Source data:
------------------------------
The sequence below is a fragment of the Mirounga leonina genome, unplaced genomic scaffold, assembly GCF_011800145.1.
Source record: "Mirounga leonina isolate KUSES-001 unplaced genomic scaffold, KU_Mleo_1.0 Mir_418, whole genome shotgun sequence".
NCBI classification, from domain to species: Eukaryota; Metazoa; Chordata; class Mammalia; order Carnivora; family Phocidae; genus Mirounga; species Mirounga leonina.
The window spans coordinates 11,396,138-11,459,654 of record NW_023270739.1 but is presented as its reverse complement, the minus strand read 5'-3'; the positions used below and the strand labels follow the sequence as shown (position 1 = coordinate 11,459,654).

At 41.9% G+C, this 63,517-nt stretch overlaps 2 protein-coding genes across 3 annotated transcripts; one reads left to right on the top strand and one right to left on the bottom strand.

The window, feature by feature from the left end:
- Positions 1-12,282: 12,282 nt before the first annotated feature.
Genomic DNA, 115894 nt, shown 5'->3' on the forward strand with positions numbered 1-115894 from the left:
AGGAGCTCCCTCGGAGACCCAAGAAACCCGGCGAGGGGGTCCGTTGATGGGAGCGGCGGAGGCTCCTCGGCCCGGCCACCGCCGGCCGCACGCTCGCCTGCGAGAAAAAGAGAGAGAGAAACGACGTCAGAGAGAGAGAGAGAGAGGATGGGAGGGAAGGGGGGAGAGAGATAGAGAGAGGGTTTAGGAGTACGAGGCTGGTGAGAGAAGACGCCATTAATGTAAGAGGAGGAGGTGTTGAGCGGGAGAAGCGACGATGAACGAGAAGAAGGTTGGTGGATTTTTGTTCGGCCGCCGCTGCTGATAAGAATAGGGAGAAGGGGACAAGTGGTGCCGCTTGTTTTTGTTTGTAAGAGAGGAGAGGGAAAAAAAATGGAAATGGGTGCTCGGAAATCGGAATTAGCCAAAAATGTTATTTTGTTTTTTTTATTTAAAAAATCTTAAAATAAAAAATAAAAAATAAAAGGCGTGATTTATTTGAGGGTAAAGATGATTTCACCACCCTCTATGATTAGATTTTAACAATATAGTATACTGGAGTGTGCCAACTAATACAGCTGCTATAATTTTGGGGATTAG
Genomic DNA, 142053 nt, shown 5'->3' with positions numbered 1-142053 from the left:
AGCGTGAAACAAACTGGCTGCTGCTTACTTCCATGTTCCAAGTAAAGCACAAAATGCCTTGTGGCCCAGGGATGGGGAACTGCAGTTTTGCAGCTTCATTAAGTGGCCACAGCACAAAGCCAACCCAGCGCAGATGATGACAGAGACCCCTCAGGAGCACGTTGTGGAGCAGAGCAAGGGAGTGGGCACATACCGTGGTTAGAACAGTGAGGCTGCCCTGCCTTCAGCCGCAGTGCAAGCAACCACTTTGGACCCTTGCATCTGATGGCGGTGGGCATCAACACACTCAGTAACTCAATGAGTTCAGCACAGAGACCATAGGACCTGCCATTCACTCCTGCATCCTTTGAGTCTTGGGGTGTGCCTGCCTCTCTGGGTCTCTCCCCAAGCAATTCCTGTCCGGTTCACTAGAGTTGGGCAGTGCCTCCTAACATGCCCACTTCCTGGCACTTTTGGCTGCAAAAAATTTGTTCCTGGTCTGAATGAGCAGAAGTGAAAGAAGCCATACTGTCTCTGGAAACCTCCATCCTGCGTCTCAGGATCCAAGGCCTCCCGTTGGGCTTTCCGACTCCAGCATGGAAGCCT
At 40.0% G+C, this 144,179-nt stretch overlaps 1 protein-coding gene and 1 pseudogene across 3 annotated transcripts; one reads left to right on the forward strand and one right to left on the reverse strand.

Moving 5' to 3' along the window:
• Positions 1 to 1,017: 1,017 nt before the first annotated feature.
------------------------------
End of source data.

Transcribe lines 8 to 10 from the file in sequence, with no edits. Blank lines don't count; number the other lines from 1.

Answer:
Genomic DNA, 115894 nt, shown 5'->3' on the forward strand with positions numbered 1-115894 from the left:
AGGAGCTCCCTCGGAGACCCAAGAAACCCGGCGAGGGGGTCCGTTGATGGGAGCGGCGGAGGCTCCTCGGCCCGGCCACCGCCGGCCGCACGCTCGCCTGCGAGAAAAAGAGAGAGAGAAACGACGTCAGAGAGAGAGAGAGAGAGGATGGGAGGGAAGGGGGGAGAGAGATAGAGAGAGGGTTTAGGAGTACGAGGCTGGTGAGAGAAGACGCCATTAATGTAAGAGGAGGAGGTGTTGAGCGGGAGAAGCGACGATGAACGAGAAGAAGGTTGGTGGATTTTTGTTCGGCCGCCGCTGCTGATAAGAATAGGGAGAAGGGGACAAGTGGTGCCGCTTGTTTTTGTTTGTAAGAGAGGAGAGGGAAAAAAAATGGAAATGGGTGCTCGGAAATCGGAATTAGCCAAAAATGTTATTTTGTTTTTTTTATTTAAAAAATCTTAAAATAAAAAATAAAAAATAAAAGGCGTGATTTATTTGAGGGTAAAGATGATTTCACCACCCTCTATGATTAGATTTTAACAATATAGTATACTGGAGTGTGCCAACTAATACAGCTGCTATAATTTTGGGGATTAG
Genomic DNA, 142053 nt, shown 5'->3' with positions numbered 1-142053 from the left: